ASU’s AME season features performances, multimedia presentations and film screenings
TEMPE, Ariz. – ASU’s Arts, Media and Engineering (AME) graduate research and education program’s digital arts season features performances, film and multimedia presentations by national artists. AME is one of the nation’s top programs for arts research and education activities that focus on digital media, and is part of ASU’s Institute for Studies in the Arts (ISA).
House [raw], Jan. 26, 2004, Digital Arts Ranch (CANCELLED)
Peggy Ahwesh, Feb. 12, 2004, Digital Arts Ranch
Filmmaker Peggy Ahwesh bases her new film Certain Women on the novel of the
same name by Southern genre writer Erskine Caldwell. Caldwell’s pulp storytelling,
proto-feminist stance and unabashed social dramatization inspired her work.
Join Ahwesh for a post-screening discussion of her distinguished career in film.
Miranda July, Feb. 19, 2004, Digital Arts Ranch (Date changed from Jan. 29)
Miranda July’s multimedia performances have been presented globally in spaces such as The Kitchen in New York and the Institute of Contemporary Art in London. Her radio performances can be heard regularly on NPR’s The Next Big Thing. The Paris Review and Harvard Review have published her short stories and she is currently working on a feature-length film supported by the Sundance Institute. Join the artist at the Ranch for a screening of her films and a discussion of her work.
motione with Bebe Miller, March 23, 2004, Intelligent Stage (CANCELLED)
Digitally Enhanced Percussion and Conducting, April 1, 2004, Intelligent Stage
Join composers/performers J.B. Smith, Todd Ingalls and David Birchfield, and ASU Bands director Gary Hill in this presentation of motion capture and motion analysis research in applications for digitally enhanced percussion and conducting performance and pedagogy.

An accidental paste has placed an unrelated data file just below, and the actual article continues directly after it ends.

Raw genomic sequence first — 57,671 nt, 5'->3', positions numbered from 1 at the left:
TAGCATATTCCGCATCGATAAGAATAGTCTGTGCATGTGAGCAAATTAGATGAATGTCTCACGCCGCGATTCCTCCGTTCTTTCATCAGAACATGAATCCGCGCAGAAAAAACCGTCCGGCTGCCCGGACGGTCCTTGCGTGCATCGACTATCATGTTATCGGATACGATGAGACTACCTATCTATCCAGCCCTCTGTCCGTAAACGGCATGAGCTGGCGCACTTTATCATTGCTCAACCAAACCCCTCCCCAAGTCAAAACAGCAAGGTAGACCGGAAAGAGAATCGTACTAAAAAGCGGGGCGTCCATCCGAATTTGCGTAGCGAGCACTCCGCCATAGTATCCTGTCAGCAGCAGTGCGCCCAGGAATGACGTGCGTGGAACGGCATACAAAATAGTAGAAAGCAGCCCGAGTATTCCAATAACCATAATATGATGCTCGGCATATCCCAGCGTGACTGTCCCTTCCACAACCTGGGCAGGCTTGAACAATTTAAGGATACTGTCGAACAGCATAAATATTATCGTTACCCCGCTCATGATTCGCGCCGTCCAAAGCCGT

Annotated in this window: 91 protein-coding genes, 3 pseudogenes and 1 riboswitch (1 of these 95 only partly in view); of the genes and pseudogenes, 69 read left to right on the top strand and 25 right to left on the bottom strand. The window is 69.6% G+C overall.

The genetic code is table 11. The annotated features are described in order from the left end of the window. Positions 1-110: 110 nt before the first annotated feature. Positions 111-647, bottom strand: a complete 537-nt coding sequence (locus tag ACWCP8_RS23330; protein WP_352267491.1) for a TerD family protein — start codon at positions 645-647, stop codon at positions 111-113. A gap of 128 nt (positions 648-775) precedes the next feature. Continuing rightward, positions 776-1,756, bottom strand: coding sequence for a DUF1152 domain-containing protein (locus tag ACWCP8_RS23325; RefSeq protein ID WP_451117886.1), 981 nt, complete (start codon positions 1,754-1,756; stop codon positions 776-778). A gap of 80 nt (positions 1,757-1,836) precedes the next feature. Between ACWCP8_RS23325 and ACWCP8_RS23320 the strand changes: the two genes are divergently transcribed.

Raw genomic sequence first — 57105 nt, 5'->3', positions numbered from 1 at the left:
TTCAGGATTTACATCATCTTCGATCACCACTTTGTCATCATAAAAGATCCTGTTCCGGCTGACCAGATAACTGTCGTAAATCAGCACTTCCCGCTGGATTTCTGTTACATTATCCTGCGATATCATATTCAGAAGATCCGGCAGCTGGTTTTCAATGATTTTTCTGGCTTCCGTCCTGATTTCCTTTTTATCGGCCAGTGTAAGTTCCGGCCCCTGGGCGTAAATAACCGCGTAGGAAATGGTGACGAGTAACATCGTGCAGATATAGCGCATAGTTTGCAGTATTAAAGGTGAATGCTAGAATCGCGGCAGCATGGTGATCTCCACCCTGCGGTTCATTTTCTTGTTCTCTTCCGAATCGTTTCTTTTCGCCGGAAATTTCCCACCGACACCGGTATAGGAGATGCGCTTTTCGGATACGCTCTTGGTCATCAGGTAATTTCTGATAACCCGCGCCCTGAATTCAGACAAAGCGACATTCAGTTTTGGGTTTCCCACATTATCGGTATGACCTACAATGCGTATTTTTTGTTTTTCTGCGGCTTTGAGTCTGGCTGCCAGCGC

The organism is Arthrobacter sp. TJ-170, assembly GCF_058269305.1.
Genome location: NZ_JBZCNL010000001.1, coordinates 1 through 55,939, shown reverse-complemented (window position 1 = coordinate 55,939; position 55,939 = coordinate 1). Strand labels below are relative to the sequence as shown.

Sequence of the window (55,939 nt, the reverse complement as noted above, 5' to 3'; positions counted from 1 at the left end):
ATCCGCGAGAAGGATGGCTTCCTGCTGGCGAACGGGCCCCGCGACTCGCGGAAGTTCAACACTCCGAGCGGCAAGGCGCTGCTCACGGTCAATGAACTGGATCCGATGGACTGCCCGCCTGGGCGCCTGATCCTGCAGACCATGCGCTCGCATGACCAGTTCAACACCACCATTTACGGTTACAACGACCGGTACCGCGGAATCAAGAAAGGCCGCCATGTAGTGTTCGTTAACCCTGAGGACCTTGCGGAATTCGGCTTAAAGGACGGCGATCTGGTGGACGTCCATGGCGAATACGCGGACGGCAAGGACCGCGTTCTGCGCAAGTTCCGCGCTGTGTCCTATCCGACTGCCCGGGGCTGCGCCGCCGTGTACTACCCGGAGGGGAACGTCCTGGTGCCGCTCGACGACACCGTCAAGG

Haunted When it Rains, April 15, 2004, Digital Arts Ranch
Miranda Zent, John Tang, David Birchfield, Loren Olson and AME/ISA artists and engineers working on sensing, feedback, indexing and media flow architecture present a mediated theatre event, exploring the possibilities technology presents to the dramatization of myth. Set in the legendary Birdcage Theater in Tombstone, Arizona, the piece examines the technology-enabled transformations of familiar performance forms that echo the mythology of the Old West.
Shelter Against Violence, April 29, 2004, Digital Arts Ranch
Muriel Magenta, Frances McMahon-Ward and Hari Sundaram present research engaging art, media and engineering for a social cause. This community partnership between Arizona State University and the YWCA of Maricopa County’s Haven House shelter serves as a vehicle for the empowerment of domestic violence survivors as they learn interdisciplinary art skills and increase computer competency. The research explores a storytelling-centered learning experience in which shelter residents contribute images, text and sound bites toward the development of an interactive Web site and DVD on the subject of breaking the cycle of domestic violence and homelessness.
motione with Trisha Brown July 9, 2004, Intelligent Stage (CANCELLED)
All AME/ISA events are held on the ASU campus at 7:30 p.m. and are free and open to the public. Digital Arts Ranch is located on the Southwest corner of University Drive and Myrtle Street. The Intelligent Stage is located in Matthews Center, at the intersection of Cady and Tyler Malls. Neeb Hall is located at the intersections of Forest and Tyler Malls. Seating for all performances is limited and reservations are encouraged. For more information, the public may call 480-965-9438.
The Arts, Media and Engineering graduate research and education program was developed within the Institute for Studies in the Arts, an interdisciplinary research and education center in the Herberger College of Fine Arts at Arizona State University. AME/ISA are co-sponsored by the Herberger College of Fine Arts and the Fulton School of Engineering at ASU. For more information about the AME/ISA, visit http://isa.asu.edu.